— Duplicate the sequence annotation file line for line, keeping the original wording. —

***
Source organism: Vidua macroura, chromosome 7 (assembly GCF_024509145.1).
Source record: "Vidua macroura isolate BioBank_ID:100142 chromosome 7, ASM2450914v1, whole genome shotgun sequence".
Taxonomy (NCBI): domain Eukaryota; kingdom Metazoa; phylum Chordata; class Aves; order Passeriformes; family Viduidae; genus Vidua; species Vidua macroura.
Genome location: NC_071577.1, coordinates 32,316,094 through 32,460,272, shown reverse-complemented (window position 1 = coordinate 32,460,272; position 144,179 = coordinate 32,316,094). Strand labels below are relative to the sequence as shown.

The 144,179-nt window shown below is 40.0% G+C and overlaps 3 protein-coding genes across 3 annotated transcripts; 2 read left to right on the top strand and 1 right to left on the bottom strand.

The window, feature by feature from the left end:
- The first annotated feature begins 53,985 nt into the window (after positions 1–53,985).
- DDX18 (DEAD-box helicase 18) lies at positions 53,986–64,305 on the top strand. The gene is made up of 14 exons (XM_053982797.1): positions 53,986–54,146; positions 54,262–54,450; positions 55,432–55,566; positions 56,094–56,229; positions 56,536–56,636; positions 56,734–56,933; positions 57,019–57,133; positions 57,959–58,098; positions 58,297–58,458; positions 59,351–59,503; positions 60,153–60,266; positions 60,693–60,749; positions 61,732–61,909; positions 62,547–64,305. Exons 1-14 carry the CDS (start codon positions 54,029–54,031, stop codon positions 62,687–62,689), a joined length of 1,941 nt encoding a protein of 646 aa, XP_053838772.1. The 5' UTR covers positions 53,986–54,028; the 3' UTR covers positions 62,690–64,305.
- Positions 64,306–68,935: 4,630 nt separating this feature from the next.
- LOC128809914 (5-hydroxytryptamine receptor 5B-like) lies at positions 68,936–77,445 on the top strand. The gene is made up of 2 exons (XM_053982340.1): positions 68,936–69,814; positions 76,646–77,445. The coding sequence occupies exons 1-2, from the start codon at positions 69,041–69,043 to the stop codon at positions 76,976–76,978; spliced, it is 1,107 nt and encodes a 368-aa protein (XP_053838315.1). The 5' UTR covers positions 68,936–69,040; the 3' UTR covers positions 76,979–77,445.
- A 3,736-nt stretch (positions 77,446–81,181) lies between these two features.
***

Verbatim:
Source organism: Vidua macroura, chromosome 7 (assembly GCF_024509145.1).
Source record: "Vidua macroura isolate BioBank_ID:100142 chromosome 7, ASM2450914v1, whole genome shotgun sequence".
Taxonomy (NCBI): domain Eukaryota; kingdom Metazoa; phylum Chordata; class Aves; order Passeriformes; family Viduidae; genus Vidua; species Vidua macroura.
Genome location: NC_071577.1, coordinates 32,316,094 through 32,460,272, shown reverse-complemented (window position 1 = coordinate 32,460,272; position 144,179 = coordinate 32,316,094). Strand labels below are relative to the sequence as shown.

The 144,179-nt window shown below is 40.0% G+C and overlaps 3 protein-coding genes across 3 annotated transcripts; 2 read left to right on the top strand and 1 right to left on the bottom strand.

The window, feature by feature from the left end:
- The first annotated feature begins 53,985 nt into the window (after positions 1–53,985).
- DDX18 (DEAD-box helicase 18) lies at positions 53,986–64,305 on the top strand. The gene is made up of 14 exons (XM_053982797.1): positions 53,986–54,146; positions 54,262–54,450; positions 55,432–55,566; positions 56,094–56,229; positions 56,536–56,636; positions 56,734–56,933; positions 57,019–57,133; positions 57,959–58,098; positions 58,297–58,458; positions 59,351–59,503; positions 60,153–60,266; positions 60,693–60,749; positions 61,732–61,909; positions 62,547–64,305. Exons 1-14 carry the CDS (start codon positions 54,029–54,031, stop codon positions 62,687–62,689), a joined length of 1,941 nt encoding a protein of 646 aa, XP_053838772.1. The 5' UTR covers positions 53,986–54,028; the 3' UTR covers positions 62,690–64,305.
- Positions 64,306–68,935: 4,630 nt separating this feature from the next.
- LOC128809914 (5-hydroxytryptamine receptor 5B-like) lies at positions 68,936–77,445 on the top strand. The gene is made up of 2 exons (XM_053982340.1): positions 68,936–69,814; positions 76,646–77,445. The coding sequence occupies exons 1-2, from the start codon at positions 69,041–69,043 to the stop codon at positions 76,976–76,978; spliced, it is 1,107 nt and encodes a 368-aa protein (XP_053838315.1). The 5' UTR covers positions 68,936–69,040; the 3' UTR covers positions 76,979–77,445.
- A 3,736-nt stretch (positions 77,446–81,181) lies between these two features.